The doctor is in

Robert William Doctor, a.k.a. Phillip Flathead, delivers the goods on his debut album

Robert William Doctor poses with his other baby: his acoustic guitar.

Robert William Doctor poses with his other baby: his acoustic guitar.

Photo By Larry Dalton

7:30 p.m. Saturday, February 12; at Café Roma, 223 Third Street in Davis; with Stacey Raskin and Roberta Chevrette;

It’s nearly impossible to spend time chatting with Robert William Doctor and not be won over by his expressive eyes and unassuming personality. On the morning of our interview, the 37-year-old folk singer seemed shy and a bit anxious. His 2-year-old son and very pregnant wife were asleep at home, and his second child was due to enter the world at any minute.

Despite having been through the process numerous times—Doctor works as a surgical technician at Sutter Memorial Hospital’s labor and delivery unit—he admitted that the whole childbirth experience was still nerve-wracking. “I’ve seen thousands of babies being born throughout the last 10 or so years, but it’s different when it’s your kid,” he explained.

Doctor also confessed that he had a case of the pre-interview jitters. “I felt almost like this was a job interview. I thought maybe I should get real drunk, you know? Be like a rock star,” he joked.

Thankfully, the interview process was not as intimidating as he’d imagined. In no time at all, the conversation turned to the release of his self-produced debut album, Four-Track Mind. The album, which includes songs written over a 10-year period, veers from the Woody Guthrie-inspired “Love and Medicine” to the more indie-sounding “Hollow Days”—a track that is strongly reminiscent of Omaha’s golden boy, Conor Oberst.

Doctor attributes the album’s varied landscape to his fondness for diversity. “I didn’t want to hear myself with my guitar over and over,” he said. “I wanted to have songs that definitely represented me as a solo performer. I didn’t want to come off as a band, but I’m a singer-songwriter, and I wanted the songs to become realized.” For some songs, that meant having additional musicians on board.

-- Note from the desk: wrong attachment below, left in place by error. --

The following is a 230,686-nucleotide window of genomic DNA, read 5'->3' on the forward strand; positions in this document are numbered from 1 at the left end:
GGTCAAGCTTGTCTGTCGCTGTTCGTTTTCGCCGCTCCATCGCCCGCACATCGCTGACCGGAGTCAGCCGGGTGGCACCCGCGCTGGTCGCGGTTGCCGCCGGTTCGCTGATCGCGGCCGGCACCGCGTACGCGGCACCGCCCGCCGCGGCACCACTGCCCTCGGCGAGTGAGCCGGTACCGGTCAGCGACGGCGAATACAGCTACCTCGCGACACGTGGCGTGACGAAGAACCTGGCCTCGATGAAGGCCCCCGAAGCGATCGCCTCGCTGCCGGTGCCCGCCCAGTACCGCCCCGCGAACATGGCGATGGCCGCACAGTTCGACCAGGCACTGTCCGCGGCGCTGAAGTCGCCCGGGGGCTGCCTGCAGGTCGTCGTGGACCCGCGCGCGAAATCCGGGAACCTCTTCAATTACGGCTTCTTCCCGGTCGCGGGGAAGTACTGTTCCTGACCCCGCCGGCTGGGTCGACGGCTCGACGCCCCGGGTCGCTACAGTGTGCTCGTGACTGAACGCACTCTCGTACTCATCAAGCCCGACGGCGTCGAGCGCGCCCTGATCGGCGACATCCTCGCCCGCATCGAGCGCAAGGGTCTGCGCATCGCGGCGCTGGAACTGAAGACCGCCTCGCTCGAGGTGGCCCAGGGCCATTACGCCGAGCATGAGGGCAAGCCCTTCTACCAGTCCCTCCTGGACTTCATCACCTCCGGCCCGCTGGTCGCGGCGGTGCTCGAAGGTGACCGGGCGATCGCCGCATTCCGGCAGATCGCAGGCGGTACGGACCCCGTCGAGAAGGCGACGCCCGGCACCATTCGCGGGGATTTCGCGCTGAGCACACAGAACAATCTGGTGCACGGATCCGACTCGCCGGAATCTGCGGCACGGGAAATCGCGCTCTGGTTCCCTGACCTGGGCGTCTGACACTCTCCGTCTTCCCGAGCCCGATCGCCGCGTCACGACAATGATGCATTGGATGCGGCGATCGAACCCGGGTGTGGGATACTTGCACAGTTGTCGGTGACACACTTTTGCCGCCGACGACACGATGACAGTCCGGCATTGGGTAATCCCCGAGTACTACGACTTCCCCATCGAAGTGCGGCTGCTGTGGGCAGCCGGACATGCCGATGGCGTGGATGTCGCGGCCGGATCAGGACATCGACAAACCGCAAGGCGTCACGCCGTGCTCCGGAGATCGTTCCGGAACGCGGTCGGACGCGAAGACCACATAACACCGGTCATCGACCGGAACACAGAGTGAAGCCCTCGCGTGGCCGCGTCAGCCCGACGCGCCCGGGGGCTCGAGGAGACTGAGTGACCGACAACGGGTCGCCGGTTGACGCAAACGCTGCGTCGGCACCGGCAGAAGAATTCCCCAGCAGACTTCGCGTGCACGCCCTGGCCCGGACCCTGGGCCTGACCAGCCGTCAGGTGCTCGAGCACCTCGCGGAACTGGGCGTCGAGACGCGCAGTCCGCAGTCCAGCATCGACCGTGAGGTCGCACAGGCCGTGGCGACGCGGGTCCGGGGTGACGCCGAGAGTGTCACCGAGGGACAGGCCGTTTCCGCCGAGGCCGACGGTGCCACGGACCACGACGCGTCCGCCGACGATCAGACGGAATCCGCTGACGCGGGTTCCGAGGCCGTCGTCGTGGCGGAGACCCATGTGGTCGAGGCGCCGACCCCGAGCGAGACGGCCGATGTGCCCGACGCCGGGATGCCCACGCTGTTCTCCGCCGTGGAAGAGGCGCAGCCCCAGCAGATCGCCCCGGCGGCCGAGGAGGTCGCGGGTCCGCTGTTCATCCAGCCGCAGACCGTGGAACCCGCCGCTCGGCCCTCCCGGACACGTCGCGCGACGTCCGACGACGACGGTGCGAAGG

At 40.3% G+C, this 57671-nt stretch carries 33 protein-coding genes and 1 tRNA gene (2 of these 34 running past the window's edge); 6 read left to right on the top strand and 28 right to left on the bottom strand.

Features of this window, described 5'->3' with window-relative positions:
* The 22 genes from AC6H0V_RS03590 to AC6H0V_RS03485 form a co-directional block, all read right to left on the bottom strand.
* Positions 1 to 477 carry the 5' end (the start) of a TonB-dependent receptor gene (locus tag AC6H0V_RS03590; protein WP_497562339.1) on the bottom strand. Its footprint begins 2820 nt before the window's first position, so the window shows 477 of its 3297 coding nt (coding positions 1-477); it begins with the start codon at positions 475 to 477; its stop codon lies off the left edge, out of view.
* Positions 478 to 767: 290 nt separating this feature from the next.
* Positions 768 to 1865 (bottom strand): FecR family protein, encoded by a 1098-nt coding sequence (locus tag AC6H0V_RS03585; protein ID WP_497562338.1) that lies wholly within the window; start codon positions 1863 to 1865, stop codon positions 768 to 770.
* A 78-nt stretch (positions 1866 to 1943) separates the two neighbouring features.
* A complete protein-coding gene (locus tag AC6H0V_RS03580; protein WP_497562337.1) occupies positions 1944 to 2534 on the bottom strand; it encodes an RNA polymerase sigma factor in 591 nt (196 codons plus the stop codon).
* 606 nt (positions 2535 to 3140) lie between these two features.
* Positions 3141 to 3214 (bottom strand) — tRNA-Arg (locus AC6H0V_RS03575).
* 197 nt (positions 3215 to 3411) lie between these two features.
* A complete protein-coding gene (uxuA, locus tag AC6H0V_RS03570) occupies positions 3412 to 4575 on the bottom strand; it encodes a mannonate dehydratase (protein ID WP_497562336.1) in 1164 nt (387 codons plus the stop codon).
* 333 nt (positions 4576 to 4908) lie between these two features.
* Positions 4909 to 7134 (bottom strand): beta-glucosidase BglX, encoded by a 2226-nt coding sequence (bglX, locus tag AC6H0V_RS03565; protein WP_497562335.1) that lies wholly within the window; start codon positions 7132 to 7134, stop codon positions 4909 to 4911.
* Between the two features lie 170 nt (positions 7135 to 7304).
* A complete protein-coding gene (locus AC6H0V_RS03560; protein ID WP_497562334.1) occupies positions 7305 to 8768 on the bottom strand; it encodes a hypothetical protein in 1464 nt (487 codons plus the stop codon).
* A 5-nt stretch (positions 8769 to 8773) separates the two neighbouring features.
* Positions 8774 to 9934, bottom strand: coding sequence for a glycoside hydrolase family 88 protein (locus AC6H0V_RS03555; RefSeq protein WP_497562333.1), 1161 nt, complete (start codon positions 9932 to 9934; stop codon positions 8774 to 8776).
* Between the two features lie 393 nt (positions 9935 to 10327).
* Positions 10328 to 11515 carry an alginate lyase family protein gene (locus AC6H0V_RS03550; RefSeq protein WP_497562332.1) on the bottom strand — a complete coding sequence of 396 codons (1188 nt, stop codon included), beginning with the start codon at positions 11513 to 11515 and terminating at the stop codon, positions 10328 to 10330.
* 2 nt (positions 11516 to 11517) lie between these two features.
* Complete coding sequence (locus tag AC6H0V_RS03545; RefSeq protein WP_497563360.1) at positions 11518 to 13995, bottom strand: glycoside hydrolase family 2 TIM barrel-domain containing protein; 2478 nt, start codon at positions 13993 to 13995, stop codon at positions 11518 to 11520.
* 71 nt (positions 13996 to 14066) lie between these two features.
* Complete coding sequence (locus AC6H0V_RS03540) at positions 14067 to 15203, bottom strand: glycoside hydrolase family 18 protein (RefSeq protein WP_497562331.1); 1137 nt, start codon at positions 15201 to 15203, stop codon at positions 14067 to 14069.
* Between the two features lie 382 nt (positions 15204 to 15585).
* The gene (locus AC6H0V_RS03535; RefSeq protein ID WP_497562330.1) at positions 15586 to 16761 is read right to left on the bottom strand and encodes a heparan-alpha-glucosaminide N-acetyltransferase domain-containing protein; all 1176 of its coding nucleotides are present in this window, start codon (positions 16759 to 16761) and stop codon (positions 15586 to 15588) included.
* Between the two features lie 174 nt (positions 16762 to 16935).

Doctor has been performing in Sacramento for the past seven years under the moniker Phillip Flathead. “I’m not someone who should be going up on stage; I have too much stage fright,” he explained. “That’s why I started playing as Phillip Flathead.

“It was like having a Halloween costume on,” Doctor continued. “I always felt so out there, and the songs were so personal. Most of the songs are about me,” he explained. “If they’re not directly about me, then they’re about how I feel about things.”

Perhaps the most personal track on the album is “Sergio,” in which he sings, “Cross my heart and hope to die / Was sticking needles into my veins / Needed something to satisfy me / And take away all this psychic pain.” Every lyric documents Doctor’s painful struggle with drug addiction. The song’s sensitive subject matter almost kept it from making the album. In the end, Doctor decided that the song was too important to leave out. Perhaps part of him hopes that it will speak to those struggling with similar issues.

Providing a stark contrast to “Sergio” is the upbeat, anti-consumerism anthem “Love and Medicine.” Penned after Doctor decided that he was going to write his own version of “This Land Is Your Land,” the song is a combination of hand clapping, catchy lyrics and lively music. Doctor’s energetic vocals are accompanied by mandolin plucking and a down-home bass line. You can’t help but tap your feet as Doctor sings, “All this love and medicine and all the light from Edison / And we’re still walking ’round with darkness in our souls / Along the way we compromised ourselves and set a price / Instead of reaching for each other we go reaching out for gold.”

So, is the self-effacing, two-named musician nervous about how the album will be received? Nah. “I’m sure that there are going to be people who aren’t into it, but you don’t make records for everybody; you make records for yourself,” he explained. “On the record, I’m just trying to be myself.”